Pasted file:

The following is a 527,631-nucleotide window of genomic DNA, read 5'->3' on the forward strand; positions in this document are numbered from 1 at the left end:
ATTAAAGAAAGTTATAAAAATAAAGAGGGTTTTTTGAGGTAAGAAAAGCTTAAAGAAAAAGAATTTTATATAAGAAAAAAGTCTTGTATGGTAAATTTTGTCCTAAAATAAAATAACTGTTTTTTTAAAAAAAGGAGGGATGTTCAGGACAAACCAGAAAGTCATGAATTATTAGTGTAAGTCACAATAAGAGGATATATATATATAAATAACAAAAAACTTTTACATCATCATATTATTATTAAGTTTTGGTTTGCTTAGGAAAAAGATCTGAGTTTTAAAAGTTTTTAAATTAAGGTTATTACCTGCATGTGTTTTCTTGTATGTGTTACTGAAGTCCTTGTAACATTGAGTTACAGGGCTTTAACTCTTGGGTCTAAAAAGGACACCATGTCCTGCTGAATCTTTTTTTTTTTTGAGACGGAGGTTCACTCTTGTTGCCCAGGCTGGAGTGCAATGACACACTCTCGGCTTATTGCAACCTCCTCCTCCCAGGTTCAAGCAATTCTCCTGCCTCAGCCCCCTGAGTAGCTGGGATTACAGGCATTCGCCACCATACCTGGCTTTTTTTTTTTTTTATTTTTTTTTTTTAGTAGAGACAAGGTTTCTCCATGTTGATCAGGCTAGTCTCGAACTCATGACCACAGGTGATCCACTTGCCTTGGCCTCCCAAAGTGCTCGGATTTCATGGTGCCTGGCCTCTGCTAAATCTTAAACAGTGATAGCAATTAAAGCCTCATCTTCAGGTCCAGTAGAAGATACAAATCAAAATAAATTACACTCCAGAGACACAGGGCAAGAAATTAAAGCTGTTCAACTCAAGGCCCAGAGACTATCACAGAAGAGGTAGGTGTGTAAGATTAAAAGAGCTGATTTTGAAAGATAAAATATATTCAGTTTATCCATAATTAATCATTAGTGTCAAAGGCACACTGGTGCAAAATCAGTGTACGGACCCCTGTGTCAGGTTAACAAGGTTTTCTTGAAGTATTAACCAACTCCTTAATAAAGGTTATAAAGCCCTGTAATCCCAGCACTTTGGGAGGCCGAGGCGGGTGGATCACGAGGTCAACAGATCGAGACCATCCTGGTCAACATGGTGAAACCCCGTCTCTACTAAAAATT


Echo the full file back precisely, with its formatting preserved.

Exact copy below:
The following is a 527,631-nucleotide window of genomic DNA, read 5'->3' on the forward strand; positions in this document are numbered from 1 at the left end:
ATTAAAGAAAGTTATAAAAATAAAGAGGGTTTTTTGAGGTAAGAAAAGCTTAAAGAAAAAGAATTTTATATAAGAAAAAAGTCTTGTATGGTAAATTTTGTCCTAAAATAAAATAACTGTTTTTTTAAAAAAAGGAGGGATGTTCAGGACAAACCAGAAAGTCATGAATTATTAGTGTAAGTCACAATAAGAGGATATATATATATAAATAACAAAAAACTTTTACATCATCATATTATTATTAAGTTTTGGTTTGCTTAGGAAAAAGATCTGAGTTTTAAAAGTTTTTAAATTAAGGTTATTACCTGCATGTGTTTTCTTGTATGTGTTACTGAAGTCCTTGTAACATTGAGTTACAGGGCTTTAACTCTTGGGTCTAAAAAGGACACCATGTCCTGCTGAATCTTTTTTTTTTTTGAGACGGAGGTTCACTCTTGTTGCCCAGGCTGGAGTGCAATGACACACTCTCGGCTTATTGCAACCTCCTCCTCCCAGGTTCAAGCAATTCTCCTGCCTCAGCCCCCTGAGTAGCTGGGATTACAGGCATTCGCCACCATACCTGGCTTTTTTTTTTTTTTATTTTTTTTTTTTAGTAGAGACAAGGTTTCTCCATGTTGATCAGGCTAGTCTCGAACTCATGACCACAGGTGATCCACTTGCCTTGGCCTCCCAAAGTGCTCGGATTTCATGGTGCCTGGCCTCTGCTAAATCTTAAACAGTGATAGCAATTAAAGCCTCATCTTCAGGTCCAGTAGAAGATACAAATCAAAATAAATTACACTCCAGAGACACAGGGCAAGAAATTAAAGCTGTTCAACTCAAGGCCCAGAGACTATCACAGAAGAGGTAGGTGTGTAAGATTAAAAGAGCTGATTTTGAAAGATAAAATATATTCAGTTTATCCATAATTAATCATTAGTGTCAAAGGCACACTGGTGCAAAATCAGTGTACGGACCCCTGTGTCAGGTTAACAAGGTTTTCTTGAAGTATTAACCAACTCCTTAATAAAGGTTATAAAGCCCTGTAATCCCAGCACTTTGGGAGGCCGAGGCGGGTGGATCACGAGGTCAACAGATCGAGACCATCCTGGTCAACATGGTGAAACCCCGTCTCTACTAAAAATT